Probationary period is the trial period before absorbing any employee into permanent status. In contract the employer must mention the period of probation. However, the employer may extend the period of probation if there is unsatisfactory performance.
Salary and payment terms
Details of the salary structure with statutory deductions and other deductions like tax, PF, insurance etc. should be mentioned in the contract.
The leaves, holidays, and vacation policy are to be stated clearly in the contract. The leaves may include casual leaves, medical leaves, earn or privilege leaves, special leaves etc. In vacation clause the number of vacations entitled to enjoy per year and the provision to carry forward the unused vacation in the forthcoming years should be there.
One of the most important clauses in the employment contract agreement is the termination clause. In termination clause usually the notice period (usually one month) from either side is usually mentioned. This clause should also include the terms of termination, responsibilities to be carried out by the employee and the employer, compensation, if any to be paid by the employer, penalty, if any to be provided by the employee due to short notice period.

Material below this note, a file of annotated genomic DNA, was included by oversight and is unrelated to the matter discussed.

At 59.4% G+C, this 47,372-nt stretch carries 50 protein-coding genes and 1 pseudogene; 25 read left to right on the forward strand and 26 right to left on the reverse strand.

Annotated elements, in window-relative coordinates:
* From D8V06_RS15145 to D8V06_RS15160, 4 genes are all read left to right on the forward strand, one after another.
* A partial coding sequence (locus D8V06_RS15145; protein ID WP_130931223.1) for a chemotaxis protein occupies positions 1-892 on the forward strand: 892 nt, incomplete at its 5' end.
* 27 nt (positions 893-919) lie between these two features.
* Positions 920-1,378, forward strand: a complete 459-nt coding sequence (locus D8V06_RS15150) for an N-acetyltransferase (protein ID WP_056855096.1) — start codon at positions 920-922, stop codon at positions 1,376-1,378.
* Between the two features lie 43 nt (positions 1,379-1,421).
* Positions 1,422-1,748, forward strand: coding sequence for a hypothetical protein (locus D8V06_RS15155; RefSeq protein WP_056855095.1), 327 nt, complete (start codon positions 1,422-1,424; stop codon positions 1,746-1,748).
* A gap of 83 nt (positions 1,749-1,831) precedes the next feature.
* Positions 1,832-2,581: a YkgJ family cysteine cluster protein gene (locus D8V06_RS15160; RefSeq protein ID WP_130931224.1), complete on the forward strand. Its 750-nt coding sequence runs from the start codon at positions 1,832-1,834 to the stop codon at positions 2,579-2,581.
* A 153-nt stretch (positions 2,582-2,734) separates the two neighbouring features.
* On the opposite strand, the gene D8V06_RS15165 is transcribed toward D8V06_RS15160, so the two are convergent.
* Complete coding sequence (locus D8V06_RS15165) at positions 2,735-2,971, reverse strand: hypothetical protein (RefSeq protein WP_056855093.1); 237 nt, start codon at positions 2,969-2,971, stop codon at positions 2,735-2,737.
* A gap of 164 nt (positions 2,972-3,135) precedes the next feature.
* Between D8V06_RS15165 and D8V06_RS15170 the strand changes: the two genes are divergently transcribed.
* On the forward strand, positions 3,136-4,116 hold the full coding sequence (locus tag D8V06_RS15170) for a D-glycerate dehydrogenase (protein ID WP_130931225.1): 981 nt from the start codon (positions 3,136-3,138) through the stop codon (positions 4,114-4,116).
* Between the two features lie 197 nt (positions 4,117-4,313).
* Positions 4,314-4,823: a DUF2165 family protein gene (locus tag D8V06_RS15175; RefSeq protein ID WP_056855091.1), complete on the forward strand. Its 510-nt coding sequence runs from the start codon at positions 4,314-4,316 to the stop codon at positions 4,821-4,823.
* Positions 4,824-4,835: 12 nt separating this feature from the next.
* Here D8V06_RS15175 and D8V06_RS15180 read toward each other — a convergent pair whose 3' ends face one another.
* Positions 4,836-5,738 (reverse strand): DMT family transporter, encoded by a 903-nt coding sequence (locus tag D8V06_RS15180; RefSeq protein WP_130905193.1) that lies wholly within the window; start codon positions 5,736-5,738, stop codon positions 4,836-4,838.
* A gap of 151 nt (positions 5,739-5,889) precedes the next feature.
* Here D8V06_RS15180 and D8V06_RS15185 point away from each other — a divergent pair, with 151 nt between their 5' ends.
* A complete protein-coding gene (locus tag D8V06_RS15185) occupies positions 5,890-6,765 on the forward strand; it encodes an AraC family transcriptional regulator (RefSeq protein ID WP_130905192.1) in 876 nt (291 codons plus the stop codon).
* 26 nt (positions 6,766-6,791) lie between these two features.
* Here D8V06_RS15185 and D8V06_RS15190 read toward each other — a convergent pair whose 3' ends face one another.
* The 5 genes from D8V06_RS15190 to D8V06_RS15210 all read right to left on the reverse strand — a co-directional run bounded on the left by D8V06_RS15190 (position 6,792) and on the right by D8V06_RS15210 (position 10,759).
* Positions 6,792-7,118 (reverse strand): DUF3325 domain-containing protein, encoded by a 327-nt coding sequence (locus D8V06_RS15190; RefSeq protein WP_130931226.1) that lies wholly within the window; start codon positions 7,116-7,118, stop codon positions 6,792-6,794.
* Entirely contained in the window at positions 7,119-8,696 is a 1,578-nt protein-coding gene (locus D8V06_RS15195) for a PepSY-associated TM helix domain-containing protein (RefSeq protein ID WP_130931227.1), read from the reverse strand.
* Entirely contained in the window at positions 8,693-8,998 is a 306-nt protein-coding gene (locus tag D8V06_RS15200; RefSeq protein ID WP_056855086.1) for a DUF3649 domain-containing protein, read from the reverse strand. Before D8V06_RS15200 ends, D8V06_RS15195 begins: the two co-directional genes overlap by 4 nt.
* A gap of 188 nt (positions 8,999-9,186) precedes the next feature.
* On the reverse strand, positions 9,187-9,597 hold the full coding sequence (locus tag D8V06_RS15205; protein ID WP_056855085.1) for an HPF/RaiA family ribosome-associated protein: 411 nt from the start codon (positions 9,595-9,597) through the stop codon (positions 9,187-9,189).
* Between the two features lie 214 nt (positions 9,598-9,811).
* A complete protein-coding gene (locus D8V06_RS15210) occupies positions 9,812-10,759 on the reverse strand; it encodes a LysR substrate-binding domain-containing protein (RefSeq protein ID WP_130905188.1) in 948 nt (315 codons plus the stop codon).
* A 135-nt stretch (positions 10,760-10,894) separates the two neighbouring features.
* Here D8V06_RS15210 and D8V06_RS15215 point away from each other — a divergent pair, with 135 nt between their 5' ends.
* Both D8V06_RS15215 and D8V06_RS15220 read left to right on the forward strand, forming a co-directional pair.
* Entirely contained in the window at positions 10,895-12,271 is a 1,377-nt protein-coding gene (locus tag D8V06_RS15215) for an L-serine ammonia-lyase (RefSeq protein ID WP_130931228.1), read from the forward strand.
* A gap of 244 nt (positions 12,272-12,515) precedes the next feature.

Termination may be voluntary or involuntary. When an employee retires or resigns from the company, the termination is voluntary. On the other hand if an employer terminates its employee due to breach of contract, misconduct and other similar issues, the termination is involuntary. However, in present day employment contract some post-termination clauses are also incorporated particularly covenants as discussed earlier.
An employment agreement in India is a form of any other contracts with some specialties. The contracts of employment is usually an appointment letter issued by the employer containing a series of clauses as mentioned earlier like confidentiality, non-solicitation, non-compete, training bonds, probation period, salary and payment terms, leaves, termination etc. and the employee merely puts his signature on a duplicate copy of the same as a token of acceptance. But if the agreement is anti-competitive in nature and restricts the employee to practice his profession it is not only illegal but also immoral. Justifiable restrictions in the employment contracts are acceptable but excesses of it lead to legal complications.
 Net Lawman, An Indian perspective on employment agreements, https://www.netlawman.co.in/ia/an-indian-perspective-on-employment-agreements
 Indian Contract Act, 1872.
 Pyarelal Bhargava v State of Rajasthan (1963) AIR 1963 SC 1094.
 Abinav Gupta v State of Haryana (2008), CriLJ 4356.
 Desiccant Rotors International Pvt. Ltd. v Bappaditya Sarkar & Anr., (2009) Delhi HC, CS(OS) No.337/2008 (decided on July 14, 2009.
 Embee Software Pvt. Ltd. v Samir Kumar Shaw (2012) AIR 2012 Cal 141.
 Niranjan Shankar Golikari v. Century Spinning and Manufacturing Co. Ltd (1967) AIR 1967 SC 109.
 Satyam Computer services Limited v Ladella Ravichander (2011), MANU/AP/0416/2011.
 Sicpa India Limited v Manas Pratim Deb (2011), MANU/DE/6554/2011.